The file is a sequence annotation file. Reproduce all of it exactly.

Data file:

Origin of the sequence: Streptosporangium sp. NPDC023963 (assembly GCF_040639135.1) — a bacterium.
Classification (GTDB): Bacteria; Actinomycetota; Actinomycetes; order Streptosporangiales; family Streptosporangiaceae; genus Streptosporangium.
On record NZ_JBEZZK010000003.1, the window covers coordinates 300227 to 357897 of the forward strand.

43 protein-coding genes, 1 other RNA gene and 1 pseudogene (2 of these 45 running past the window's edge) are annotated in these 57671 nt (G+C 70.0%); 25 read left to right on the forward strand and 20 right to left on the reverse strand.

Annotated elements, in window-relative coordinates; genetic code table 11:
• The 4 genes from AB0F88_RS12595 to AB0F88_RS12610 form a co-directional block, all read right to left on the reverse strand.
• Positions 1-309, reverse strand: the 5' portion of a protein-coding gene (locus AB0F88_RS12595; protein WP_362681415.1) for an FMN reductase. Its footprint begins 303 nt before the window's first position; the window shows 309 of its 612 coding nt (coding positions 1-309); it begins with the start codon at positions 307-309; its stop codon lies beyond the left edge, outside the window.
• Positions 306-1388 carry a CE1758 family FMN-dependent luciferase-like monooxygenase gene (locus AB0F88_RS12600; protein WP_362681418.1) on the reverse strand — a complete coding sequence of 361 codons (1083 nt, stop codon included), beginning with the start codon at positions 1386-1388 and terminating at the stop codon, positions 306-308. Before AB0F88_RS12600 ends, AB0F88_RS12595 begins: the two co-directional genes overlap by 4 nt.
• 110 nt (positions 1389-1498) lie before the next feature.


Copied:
Origin of the sequence: Streptosporangium sp. NPDC023963 (assembly GCF_040639135.1) — a bacterium.
Classification (GTDB): Bacteria; Actinomycetota; Actinomycetes; order Streptosporangiales; family Streptosporangiaceae; genus Streptosporangium.
On record NZ_JBEZZK010000003.1, the window covers coordinates 300227 to 357897 of the forward strand.

43 protein-coding genes, 1 other RNA gene and 1 pseudogene (2 of these 45 running past the window's edge) are annotated in these 57671 nt (G+C 70.0%); 25 read left to right on the forward strand and 20 right to left on the reverse strand.

Annotated elements, in window-relative coordinates; genetic code table 11:
• The 4 genes from AB0F88_RS12595 to AB0F88_RS12610 form a co-directional block, all read right to left on the reverse strand.
• Positions 1-309, reverse strand: the 5' portion of a protein-coding gene (locus AB0F88_RS12595; protein WP_362681415.1) for an FMN reductase. Its footprint begins 303 nt before the window's first position; the window shows 309 of its 612 coding nt (coding positions 1-309); it begins with the start codon at positions 307-309; its stop codon lies beyond the left edge, outside the window.
• Positions 306-1388 carry a CE1758 family FMN-dependent luciferase-like monooxygenase gene (locus AB0F88_RS12600; protein WP_362681418.1) on the reverse strand — a complete coding sequence of 361 codons (1083 nt, stop codon included), beginning with the start codon at positions 1386-1388 and terminating at the stop codon, positions 306-308. Before AB0F88_RS12600 ends, AB0F88_RS12595 begins: the two co-directional genes overlap by 4 nt.
• 110 nt (positions 1389-1498) lie before the next feature.